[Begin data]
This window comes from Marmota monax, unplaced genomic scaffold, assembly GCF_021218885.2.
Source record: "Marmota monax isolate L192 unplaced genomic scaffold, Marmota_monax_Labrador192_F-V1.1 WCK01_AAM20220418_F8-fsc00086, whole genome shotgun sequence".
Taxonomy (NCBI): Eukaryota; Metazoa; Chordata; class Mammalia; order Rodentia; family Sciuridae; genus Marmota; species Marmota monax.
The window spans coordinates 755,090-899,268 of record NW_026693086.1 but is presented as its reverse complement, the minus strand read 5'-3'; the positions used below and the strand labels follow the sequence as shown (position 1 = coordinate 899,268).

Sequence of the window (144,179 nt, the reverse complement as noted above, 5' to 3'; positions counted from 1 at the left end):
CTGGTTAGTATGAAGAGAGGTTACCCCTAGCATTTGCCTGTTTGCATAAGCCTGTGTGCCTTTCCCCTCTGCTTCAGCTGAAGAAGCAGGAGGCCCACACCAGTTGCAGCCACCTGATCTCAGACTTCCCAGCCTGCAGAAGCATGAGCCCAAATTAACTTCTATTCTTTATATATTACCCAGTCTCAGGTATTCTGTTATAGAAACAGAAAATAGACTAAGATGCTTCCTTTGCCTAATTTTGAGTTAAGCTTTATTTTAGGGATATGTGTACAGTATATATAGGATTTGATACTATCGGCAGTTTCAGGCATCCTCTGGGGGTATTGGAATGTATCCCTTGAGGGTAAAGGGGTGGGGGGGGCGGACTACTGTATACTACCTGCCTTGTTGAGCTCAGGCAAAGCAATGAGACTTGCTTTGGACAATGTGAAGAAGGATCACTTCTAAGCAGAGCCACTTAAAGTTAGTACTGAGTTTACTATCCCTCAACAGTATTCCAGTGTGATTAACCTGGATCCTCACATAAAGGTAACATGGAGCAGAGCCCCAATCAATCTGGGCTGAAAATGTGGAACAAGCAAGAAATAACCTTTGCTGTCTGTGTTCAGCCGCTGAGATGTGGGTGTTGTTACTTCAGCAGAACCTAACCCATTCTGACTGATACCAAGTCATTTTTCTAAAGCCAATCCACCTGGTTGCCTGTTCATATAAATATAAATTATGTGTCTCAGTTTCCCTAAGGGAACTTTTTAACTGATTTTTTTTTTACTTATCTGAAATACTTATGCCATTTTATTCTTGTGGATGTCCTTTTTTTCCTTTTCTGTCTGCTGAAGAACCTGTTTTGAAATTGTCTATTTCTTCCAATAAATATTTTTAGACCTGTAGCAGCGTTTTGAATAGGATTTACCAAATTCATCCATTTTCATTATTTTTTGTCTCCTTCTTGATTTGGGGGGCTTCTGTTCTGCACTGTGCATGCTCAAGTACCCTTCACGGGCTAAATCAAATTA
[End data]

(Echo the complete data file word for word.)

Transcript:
This window comes from Marmota monax, unplaced genomic scaffold, assembly GCF_021218885.2.
Source record: "Marmota monax isolate L192 unplaced genomic scaffold, Marmota_monax_Labrador192_F-V1.1 WCK01_AAM20220418_F8-fsc00086, whole genome shotgun sequence".
Taxonomy (NCBI): Eukaryota; Metazoa; Chordata; class Mammalia; order Rodentia; family Sciuridae; genus Marmota; species Marmota monax.
The window spans coordinates 755,090-899,268 of record NW_026693086.1 but is presented as its reverse complement, the minus strand read 5'-3'; the positions used below and the strand labels follow the sequence as shown (position 1 = coordinate 899,268).

Sequence of the window (144,179 nt, the reverse complement as noted above, 5' to 3'; positions counted from 1 at the left end):
CTGGTTAGTATGAAGAGAGGTTACCCCTAGCATTTGCCTGTTTGCATAAGCCTGTGTGCCTTTCCCCTCTGCTTCAGCTGAAGAAGCAGGAGGCCCACACCAGTTGCAGCCACCTGATCTCAGACTTCCCAGCCTGCAGAAGCATGAGCCCAAATTAACTTCTATTCTTTATATATTACCCAGTCTCAGGTATTCTGTTATAGAAACAGAAAATAGACTAAGATGCTTCCTTTGCCTAATTTTGAGTTAAGCTTTATTTTAGGGATATGTGTACAGTATATATAGGATTTGATACTATCGGCAGTTTCAGGCATCCTCTGGGGGTATTGGAATGTATCCCTTGAGGGTAAAGGGGTGGGGGGGGCGGACTACTGTATACTACCTGCCTTGTTGAGCTCAGGCAAAGCAATGAGACTTGCTTTGGACAATGTGAAGAAGGATCACTTCTAAGCAGAGCCACTTAAAGTTAGTACTGAGTTTACTATCCCTCAACAGTATTCCAGTGTGATTAACCTGGATCCTCACATAAAGGTAACATGGAGCAGAGCCCCAATCAATCTGGGCTGAAAATGTGGAACAAGCAAGAAATAACCTTTGCTGTCTGTGTTCAGCCGCTGAGATGTGGGTGTTGTTACTTCAGCAGAACCTAACCCATTCTGACTGATACCAAGTCATTTTTCTAAAGCCAATCCACCTGGTTGCCTGTTCATATAAATATAAATTATGTGTCTCAGTTTCCCTAAGGGAACTTTTTAACTGATTTTTTTTTTACTTATCTGAAATACTTATGCCATTTTATTCTTGTGGATGTCCTTTTTTTCCTTTTCTGTCTGCTGAAGAACCTGTTTTGAAATTGTCTATTTCTTCCAATAAATATTTTTAGACCTGTAGCAGCGTTTTGAATAGGATTTACCAAATTCATCCATTTTCATTATTTTTTGTCTCCTTCTTGATTTGGGGGGCTTCTGTTCTGCACTGTGCATGCTCAAGTACCCTTCACGGGCTAAATCAAATTA